The young mother who came to our office to discuss all her pregnancy alternatives listed the very last one as “adoption: undecided.”
She was too far along to consider abortion. She had too many children already to realistically consider parenting another by herself. The baby’s father had too many family violence charges to be able to take the child. Their families had already cut them off.
And yet, to voluntarily place a child for adoption seemed almost too daunting to consider.
“What if the baby hates me for giving him up? What if my other kids hate me for keeping them? What if the baby’s dad finally changes someday? What if the adoptive parents are ever abusive? What if I win the lottery and want my child back? What if open adoption makes it harder to live with this decision?”
We assured her that these are important questions for every parent to consider when they’re deciding whether or not to consider adoption: undecided parents have every right to explore all their options and the ramifications of each well in advance of making any final decision(s.)
If you are adoption undecided, then welcome to the club! There are far more people who “think about adoption” than the number that ever actually do it, and this is not a bad thing.
Whether you are considering adoption for your baby or you are considering adopting a child, adoption is a permanent commitment, so it’s essential to keep three basic points in mind:
Adoption means sacrifice, with no guarantees of satisfaction.
Whether you place or if you adopt, you are making a lifetime commitment on behalf of a child, and just as life offers no guaranteed outcomes, neither does adoption. Adoptive families are not automatically better (or worse) than bio-families. Birthparents do not automatically bond or parent any better (or worse) than adoptive parents do. Kids who are adopted are not guaranteed to turn out better (or worse, nor any more appreciative of their parents) than kids who grow up with the families they’re born into. Neither a homestudy nor an adoption decree warranties a perfect outcome for any child, nor can any adoption professional accurately predict any adopted child’s potential.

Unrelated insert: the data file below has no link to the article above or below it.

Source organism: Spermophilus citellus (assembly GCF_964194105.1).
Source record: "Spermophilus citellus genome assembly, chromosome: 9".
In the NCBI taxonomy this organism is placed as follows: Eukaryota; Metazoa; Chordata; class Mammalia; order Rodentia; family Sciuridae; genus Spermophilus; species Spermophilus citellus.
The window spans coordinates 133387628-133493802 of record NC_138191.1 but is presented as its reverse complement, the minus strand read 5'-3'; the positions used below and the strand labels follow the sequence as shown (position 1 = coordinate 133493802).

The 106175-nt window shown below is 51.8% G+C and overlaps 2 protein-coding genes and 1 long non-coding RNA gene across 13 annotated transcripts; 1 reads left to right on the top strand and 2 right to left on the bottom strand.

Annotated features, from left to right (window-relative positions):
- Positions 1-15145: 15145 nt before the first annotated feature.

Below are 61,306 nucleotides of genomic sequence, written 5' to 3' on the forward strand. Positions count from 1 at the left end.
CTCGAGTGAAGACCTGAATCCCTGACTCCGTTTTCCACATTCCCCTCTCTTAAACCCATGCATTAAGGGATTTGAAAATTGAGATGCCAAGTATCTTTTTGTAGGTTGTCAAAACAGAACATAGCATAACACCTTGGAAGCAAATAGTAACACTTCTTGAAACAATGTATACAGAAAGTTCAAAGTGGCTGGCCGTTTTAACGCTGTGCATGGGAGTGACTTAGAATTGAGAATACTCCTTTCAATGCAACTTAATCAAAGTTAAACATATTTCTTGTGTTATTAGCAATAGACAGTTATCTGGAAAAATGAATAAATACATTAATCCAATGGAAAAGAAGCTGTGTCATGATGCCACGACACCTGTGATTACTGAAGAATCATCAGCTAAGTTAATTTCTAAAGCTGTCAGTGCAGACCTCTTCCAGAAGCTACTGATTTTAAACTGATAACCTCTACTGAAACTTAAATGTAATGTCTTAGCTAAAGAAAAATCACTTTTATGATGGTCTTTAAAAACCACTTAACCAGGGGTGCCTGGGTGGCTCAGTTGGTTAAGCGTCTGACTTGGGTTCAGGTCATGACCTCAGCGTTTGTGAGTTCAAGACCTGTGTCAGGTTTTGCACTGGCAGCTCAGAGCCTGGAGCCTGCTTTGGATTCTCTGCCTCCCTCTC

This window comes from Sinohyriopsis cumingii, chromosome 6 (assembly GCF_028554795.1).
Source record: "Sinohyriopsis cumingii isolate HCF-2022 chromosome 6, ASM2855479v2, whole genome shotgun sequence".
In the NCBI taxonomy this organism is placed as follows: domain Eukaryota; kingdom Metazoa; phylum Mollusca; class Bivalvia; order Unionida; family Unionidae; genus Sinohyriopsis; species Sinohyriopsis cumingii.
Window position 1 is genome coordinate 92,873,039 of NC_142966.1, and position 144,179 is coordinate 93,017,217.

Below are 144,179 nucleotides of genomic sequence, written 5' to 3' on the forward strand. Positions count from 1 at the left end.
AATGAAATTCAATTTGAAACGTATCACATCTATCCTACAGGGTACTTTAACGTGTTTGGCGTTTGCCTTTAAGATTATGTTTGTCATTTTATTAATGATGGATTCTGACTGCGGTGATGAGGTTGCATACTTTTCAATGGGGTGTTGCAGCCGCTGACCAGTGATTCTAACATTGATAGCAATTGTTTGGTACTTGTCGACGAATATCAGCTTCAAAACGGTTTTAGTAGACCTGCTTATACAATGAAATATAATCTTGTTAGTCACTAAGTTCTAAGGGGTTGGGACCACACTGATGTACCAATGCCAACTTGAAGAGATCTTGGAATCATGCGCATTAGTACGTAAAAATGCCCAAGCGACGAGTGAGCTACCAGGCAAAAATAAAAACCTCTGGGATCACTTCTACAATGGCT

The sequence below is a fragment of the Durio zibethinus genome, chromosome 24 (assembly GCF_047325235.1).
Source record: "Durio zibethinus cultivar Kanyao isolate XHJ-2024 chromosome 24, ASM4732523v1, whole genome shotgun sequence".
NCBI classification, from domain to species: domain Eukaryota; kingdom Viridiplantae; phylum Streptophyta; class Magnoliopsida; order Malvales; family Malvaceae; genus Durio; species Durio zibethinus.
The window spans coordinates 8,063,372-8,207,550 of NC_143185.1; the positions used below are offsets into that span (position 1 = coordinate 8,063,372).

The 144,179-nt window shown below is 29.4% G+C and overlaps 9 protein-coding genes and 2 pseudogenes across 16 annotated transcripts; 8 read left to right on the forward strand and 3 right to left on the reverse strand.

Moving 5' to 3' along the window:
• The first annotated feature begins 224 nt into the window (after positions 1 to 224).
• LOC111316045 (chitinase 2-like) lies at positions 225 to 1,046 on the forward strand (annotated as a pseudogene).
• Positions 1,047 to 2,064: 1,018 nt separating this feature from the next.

Adoption requires the child’s interests take first priority, no matter what.
Traditionally, the public’s perception was that children “belong” to the parents that raise them, and that all the power over that child belongs to the parenting parents, as well. Birthparents today who expect that forfeiting parental rights means they won’t owe the adoptee anything are bound to be surprised in years to come that the adult once adopted does feel entitled to answers to their questions, at the very least. Adoptive parents who expect a healthy adopted child to just “fit into” their lives (and expectations) are equally surprised to learn that good parenting instead means adjusting their lives to accommodate their child’s needs, at every age. Parenting is not for sissies, and whether you place or adopt, you are entering into a sacred vow on behalf of that child, for better or worse: that child’s needs come first.
An adoption experience will transform you in ways you cannot imagine.
Adoption changes everything. It’s not only changes family trees, it changes the very fiber of every branch, in ways that can be both good and not-always-good. Every adoption is borne of loss, and every loss in life has the capacity to grow us or to break us, depending on what we do with it. Becoming a parent is a lifetime responsibility, whether or not you choose to parent. Being adopted is a lifetime weight, depending on how you balance the burden. Expanding your family means having to make room to expand your heart. The hard part about this is that adoptees have no say in whether or not they wish to participate in this transformation, so it’s essential that parents understand why adoptees may not see adoption as having been an asset in their lives– even when the outcome has been positive.
If you’re adoption-undecided, then take advantage of the opportunity to learn all you can about adoption before you commit. Talk to other parents who have placed, adopted, and decided not to. Listen to all the adoptees you can. Learn from adoption experts; not those who “do adoptions,” but particularly, those who care for those touched by adoption afterwards. There’s a lot of anti-adoption propaganda out there, but there’s also of really good information available to help you make a well-informed decision.
And while there’s no “perfect solution” to any imperfect life circumstances like infertility or unwanted pregnancy, if you’re adoption-undecided, take the time to examine all your options, think them over, and if Abrazo can be of service, keep in mind: we’re just a phone call or an email away.